Tag Archives: Food & Drink Devon

Get more bang from your marketing bucks!

One of the underlying themes of the Food For Thought workshop was targeting efforts to make sure they provide good value for money.

In small businesses it often feels that life would be easier if only we had the budget/ resources/ personnel available to large competitors. However every business, large or small, has more opportunities than they have cash to invest in; there’s always competition for extra funding.

So it’s vital that marketing spend is targeted and planned to ensure that it delivers the best return.

At the workshop Hayley Reynolds of Devon based firm RAW Food & Drink PR & Marketing shared her advice for using PR to successfully promote food and drink businesses.

Hayley works with a huge array of iconic brands in this sector, and she used case studies from some of her recent clients to illustrate what has worked to get her clients the coverage they are looking for.

1. Know your target audience
Who is your ideal customer? Understand what they like about your product and where they shop, what they read, and potentially what other brands they are interested in.

This information allows you to select the right publications to reach those key customers and saves expensive mistakes from putting the right marketing in the wrong place.

2. Know your objective
Next, what response do you want from your marketing campaign? Again this helps to target your efforts in the right direction.

The example that Hayley gave was when a product is only available in a handful of west country outlets. A glorious review in The Sunday Times food supplement will not necessarily deliver the sales uplift that you might expect as the majority of readers will be unable to buy your product.

In this case local coverage, or a focus on trade press to attract additional stockists is a more effective use of your marketing budget.

3. Know the opportunity
Hayley showed us some of the success she’s had by carefully targeting the right publications with the right stories.

Carefully crafting a story that appeals to a magazine editor and will entertain their readership potentially allows them to find ways to promote your product without requiring fully paid advertising space.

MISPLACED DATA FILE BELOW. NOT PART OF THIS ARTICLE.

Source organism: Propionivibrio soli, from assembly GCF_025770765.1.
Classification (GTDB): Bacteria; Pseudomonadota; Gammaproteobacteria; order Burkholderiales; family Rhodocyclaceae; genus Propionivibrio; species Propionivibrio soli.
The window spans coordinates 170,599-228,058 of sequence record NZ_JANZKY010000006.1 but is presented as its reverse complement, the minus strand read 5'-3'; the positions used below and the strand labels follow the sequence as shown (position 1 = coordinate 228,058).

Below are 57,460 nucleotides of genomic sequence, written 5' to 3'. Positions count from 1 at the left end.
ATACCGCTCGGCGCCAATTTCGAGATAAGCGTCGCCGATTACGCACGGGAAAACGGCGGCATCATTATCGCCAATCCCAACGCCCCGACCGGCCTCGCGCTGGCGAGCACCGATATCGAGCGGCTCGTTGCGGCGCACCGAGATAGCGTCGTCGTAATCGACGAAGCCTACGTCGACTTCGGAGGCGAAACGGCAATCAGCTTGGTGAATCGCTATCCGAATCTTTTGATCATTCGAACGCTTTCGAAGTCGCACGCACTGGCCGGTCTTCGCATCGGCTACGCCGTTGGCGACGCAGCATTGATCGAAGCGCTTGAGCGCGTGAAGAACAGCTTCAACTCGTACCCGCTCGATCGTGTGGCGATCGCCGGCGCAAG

The result of this is that your cost is lower and the marketing is likely to be more effective because the writer’s enthusiasm for the product will come across to the reader.

The key factor here is to understand who the readers of each publication are and how this compares to your target customer’s profile.

Taking time to work out where to put your marketing ultimately means you can make your marketing spend work harder for you.

Food For Thought: A Workshop for Food and Drink Businesses

Plans for the Food For Thought workshop are coming together now, and its looking exciting.

I’ve lined up great speakers to join me, and together we will address:
* pinpointing what your customers value,
* which products or customers are worth most to you
* getting noticed by the right customers

All building towards making sure sales growth in 2018 brings profit growth at the same time.

The idea behind the workshop was the number of businesses whom I have met with in the last 5 years who have got themselves into trouble because they put all their effort into getting more sales when what they really wanted was more profit.

If you sell more than one product, to more than one customer I would be prepared to bet that some of the sales are super profitable, but some only just cover their costs.

That’s usually unavoidable, but the key thing is to make sure YOU have made a decision to make the not so profitable sale instead of just being led by what the customer wants.

Selling what the customer wants is not guaranteed to make profit for your business. However, direct profit isn’t the only factor to consider; there’s also issues like keeping customers happy, spreading delivery costs, and establishing a reputation to allow you to develop other products. The challenge was illustrated quite nicely by a business that I met with last month:

The have two product lines which sell well, in large quantities, and are profitable. They have another product (product C) which sells in smaller volumes, is not profitable and causes lots of problems for their factory because they need different processes and different ingredients.

From a finance perspective product C is a disaster and should be discontinued as soon as possible and the factory manager would agree wholeheartedly with this.

However there are other things to consider; the customers who do buy the product love it and the retailers who stock it can’t get enough. Also, competitors who make either one or both of the profitable lines don’t make product C so retailers will not move away from this business while they offer something that no-one else does.

So, from the sales and marketing team’s perspective the business should sell more of this product, even though it is not profitable!

The solution here is to have enough information to know that some sales of product C is good, but more isn’t necessarily better. And a balance between the perspectives of sales, marketing, operations and finance is essential to success.

On the day I will be joined by:

The workshop is at The Cedars Inn in Barnstaple on 27th February from 9.30am to 1.30pm.
Tickets are £30 (inc VAT) until the end of January and can be booked here